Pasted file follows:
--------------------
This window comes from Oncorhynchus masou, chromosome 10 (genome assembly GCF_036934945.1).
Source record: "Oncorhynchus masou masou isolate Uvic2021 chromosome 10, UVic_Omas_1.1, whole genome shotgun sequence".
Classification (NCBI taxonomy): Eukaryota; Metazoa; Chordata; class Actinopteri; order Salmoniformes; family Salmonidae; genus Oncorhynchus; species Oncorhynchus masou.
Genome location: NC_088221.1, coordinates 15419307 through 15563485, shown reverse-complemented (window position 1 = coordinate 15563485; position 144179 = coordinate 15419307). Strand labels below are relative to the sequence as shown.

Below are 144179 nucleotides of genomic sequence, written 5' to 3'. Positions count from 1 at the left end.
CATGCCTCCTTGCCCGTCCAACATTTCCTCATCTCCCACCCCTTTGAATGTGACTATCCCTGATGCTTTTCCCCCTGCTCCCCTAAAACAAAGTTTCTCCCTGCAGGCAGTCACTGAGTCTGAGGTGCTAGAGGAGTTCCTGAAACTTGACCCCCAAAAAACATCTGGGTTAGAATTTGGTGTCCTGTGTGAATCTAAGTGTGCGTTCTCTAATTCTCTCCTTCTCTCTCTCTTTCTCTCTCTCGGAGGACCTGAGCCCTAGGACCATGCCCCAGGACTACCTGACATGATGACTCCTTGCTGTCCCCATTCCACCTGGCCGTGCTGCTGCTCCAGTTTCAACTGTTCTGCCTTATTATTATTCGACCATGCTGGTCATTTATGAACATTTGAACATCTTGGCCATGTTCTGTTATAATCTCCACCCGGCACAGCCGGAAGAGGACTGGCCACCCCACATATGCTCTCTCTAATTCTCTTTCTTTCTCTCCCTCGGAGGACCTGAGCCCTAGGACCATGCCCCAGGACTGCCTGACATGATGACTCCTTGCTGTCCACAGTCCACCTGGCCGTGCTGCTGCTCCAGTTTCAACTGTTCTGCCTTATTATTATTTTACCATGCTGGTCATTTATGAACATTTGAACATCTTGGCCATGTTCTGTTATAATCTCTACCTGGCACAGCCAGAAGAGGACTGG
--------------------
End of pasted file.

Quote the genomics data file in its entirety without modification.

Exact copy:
This window comes from Oncorhynchus masou, chromosome 10 (genome assembly GCF_036934945.1).
Source record: "Oncorhynchus masou masou isolate Uvic2021 chromosome 10, UVic_Omas_1.1, whole genome shotgun sequence".
Classification (NCBI taxonomy): Eukaryota; Metazoa; Chordata; class Actinopteri; order Salmoniformes; family Salmonidae; genus Oncorhynchus; species Oncorhynchus masou.
Genome location: NC_088221.1, coordinates 15419307 through 15563485, shown reverse-complemented (window position 1 = coordinate 15563485; position 144179 = coordinate 15419307). Strand labels below are relative to the sequence as shown.

Below are 144179 nucleotides of genomic sequence, written 5' to 3'. Positions count from 1 at the left end.
CATGCCTCCTTGCCCGTCCAACATTTCCTCATCTCCCACCCCTTTGAATGTGACTATCCCTGATGCTTTTCCCCCTGCTCCCCTAAAACAAAGTTTCTCCCTGCAGGCAGTCACTGAGTCTGAGGTGCTAGAGGAGTTCCTGAAACTTGACCCCCAAAAAACATCTGGGTTAGAATTTGGTGTCCTGTGTGAATCTAAGTGTGCGTTCTCTAATTCTCTCCTTCTCTCTCTCTTTCTCTCTCTCGGAGGACCTGAGCCCTAGGACCATGCCCCAGGACTACCTGACATGATGACTCCTTGCTGTCCCCATTCCACCTGGCCGTGCTGCTGCTCCAGTTTCAACTGTTCTGCCTTATTATTATTCGACCATGCTGGTCATTTATGAACATTTGAACATCTTGGCCATGTTCTGTTATAATCTCCACCCGGCACAGCCGGAAGAGGACTGGCCACCCCACATATGCTCTCTCTAATTCTCTTTCTTTCTCTCCCTCGGAGGACCTGAGCCCTAGGACCATGCCCCAGGACTGCCTGACATGATGACTCCTTGCTGTCCACAGTCCACCTGGCCGTGCTGCTGCTCCAGTTTCAACTGTTCTGCCTTATTATTATTTTACCATGCTGGTCATTTATGAACATTTGAACATCTTGGCCATGTTCTGTTATAATCTCTACCTGGCACAGCCAGAAGAGGACTGG